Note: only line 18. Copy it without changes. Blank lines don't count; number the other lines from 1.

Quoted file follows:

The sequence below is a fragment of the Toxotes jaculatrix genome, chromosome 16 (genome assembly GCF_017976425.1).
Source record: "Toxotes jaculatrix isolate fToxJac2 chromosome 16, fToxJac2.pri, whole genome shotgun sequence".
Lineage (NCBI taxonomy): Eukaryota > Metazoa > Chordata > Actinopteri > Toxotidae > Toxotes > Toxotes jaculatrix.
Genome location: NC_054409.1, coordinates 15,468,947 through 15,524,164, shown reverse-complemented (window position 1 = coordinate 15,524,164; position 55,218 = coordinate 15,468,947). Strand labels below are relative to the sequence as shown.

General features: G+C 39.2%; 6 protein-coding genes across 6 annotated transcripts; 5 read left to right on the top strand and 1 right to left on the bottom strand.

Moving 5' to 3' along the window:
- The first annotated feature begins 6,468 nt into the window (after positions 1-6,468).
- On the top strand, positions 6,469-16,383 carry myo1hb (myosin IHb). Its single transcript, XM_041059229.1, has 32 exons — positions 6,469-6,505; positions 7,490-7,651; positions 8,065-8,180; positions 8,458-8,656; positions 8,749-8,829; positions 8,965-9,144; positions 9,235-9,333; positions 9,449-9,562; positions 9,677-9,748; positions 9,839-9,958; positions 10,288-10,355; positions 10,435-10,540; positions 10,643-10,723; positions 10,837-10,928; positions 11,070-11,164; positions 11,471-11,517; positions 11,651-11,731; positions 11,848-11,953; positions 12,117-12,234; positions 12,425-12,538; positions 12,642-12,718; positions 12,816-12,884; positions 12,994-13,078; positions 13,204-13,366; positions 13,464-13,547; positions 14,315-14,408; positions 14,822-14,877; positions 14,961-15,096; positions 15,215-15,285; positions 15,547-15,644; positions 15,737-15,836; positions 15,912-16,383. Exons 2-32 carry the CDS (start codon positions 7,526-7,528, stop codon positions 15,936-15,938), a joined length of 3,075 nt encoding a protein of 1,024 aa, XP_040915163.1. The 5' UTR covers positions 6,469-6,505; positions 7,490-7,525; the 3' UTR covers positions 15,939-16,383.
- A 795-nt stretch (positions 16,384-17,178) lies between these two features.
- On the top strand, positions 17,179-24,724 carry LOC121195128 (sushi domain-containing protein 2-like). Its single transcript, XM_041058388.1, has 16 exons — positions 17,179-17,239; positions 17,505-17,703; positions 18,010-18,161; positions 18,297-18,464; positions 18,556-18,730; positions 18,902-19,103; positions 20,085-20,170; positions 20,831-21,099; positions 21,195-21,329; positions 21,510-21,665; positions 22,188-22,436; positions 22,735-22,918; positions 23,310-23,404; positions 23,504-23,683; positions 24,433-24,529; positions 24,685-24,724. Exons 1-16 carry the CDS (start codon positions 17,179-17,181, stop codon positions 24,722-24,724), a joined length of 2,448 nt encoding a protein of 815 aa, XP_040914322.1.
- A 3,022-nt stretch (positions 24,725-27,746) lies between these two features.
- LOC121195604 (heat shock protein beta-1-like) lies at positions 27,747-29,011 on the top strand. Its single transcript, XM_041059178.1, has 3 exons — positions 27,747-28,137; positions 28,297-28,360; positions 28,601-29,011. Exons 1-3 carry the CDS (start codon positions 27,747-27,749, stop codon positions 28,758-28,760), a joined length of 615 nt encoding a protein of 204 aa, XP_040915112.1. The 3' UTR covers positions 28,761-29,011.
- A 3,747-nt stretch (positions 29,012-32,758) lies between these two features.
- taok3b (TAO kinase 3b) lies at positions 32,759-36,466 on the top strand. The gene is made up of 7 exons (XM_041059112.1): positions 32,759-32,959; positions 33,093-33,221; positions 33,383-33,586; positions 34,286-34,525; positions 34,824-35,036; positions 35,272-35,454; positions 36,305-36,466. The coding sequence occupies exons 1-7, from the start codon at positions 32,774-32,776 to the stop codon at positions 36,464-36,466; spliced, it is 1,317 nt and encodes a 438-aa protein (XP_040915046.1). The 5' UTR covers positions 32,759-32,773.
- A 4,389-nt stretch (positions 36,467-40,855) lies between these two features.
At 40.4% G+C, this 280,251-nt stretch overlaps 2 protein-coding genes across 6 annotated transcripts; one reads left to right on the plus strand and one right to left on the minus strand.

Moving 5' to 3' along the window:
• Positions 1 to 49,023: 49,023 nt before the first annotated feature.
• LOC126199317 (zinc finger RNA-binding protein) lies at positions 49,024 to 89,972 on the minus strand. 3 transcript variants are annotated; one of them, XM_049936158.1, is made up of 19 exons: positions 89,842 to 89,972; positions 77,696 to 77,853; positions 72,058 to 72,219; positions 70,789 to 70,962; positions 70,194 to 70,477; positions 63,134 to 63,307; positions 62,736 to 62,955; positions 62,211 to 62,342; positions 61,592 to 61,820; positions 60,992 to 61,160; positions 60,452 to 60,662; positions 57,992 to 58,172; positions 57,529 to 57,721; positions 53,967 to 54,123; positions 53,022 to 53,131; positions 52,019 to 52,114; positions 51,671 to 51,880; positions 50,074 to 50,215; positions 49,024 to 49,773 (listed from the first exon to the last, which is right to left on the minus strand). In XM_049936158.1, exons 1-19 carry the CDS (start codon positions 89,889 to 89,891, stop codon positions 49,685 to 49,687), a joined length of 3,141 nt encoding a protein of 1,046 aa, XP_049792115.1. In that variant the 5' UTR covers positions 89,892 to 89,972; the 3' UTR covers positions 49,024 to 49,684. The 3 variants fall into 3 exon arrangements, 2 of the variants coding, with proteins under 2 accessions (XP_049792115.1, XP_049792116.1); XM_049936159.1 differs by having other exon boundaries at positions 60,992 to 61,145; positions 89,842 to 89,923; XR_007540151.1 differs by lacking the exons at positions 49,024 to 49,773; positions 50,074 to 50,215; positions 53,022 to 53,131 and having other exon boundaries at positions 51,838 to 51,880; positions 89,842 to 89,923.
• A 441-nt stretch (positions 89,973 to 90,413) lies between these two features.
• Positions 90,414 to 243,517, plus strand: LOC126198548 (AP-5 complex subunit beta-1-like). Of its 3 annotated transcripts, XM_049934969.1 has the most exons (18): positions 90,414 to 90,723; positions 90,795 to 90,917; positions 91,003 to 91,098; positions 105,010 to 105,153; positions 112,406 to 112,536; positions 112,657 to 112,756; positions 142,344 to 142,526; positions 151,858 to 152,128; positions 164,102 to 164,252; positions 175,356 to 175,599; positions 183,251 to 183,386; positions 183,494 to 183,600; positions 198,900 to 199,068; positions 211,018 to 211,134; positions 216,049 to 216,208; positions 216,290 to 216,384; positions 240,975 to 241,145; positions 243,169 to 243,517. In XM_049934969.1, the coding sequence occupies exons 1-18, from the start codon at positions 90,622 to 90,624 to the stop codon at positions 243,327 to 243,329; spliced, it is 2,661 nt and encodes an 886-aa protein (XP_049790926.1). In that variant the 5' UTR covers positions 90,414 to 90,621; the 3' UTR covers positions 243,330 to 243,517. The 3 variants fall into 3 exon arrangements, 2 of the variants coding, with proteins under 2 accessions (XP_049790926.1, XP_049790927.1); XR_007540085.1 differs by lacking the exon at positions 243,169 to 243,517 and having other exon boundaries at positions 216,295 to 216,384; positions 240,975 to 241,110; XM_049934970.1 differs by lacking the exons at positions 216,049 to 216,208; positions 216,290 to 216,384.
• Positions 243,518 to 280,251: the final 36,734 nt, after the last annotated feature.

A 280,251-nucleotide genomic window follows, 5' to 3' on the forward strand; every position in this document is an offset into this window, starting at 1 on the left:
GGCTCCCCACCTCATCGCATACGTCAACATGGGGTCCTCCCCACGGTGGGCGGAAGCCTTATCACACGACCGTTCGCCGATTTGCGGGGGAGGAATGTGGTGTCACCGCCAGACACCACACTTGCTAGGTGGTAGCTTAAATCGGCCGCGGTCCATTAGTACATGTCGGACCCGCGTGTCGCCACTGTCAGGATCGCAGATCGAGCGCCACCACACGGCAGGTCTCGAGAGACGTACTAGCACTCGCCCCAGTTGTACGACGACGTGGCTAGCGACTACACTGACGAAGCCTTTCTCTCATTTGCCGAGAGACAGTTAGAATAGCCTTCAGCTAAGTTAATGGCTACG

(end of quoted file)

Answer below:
• Positions 1 to 49,023: 49,023 nt before the first annotated feature.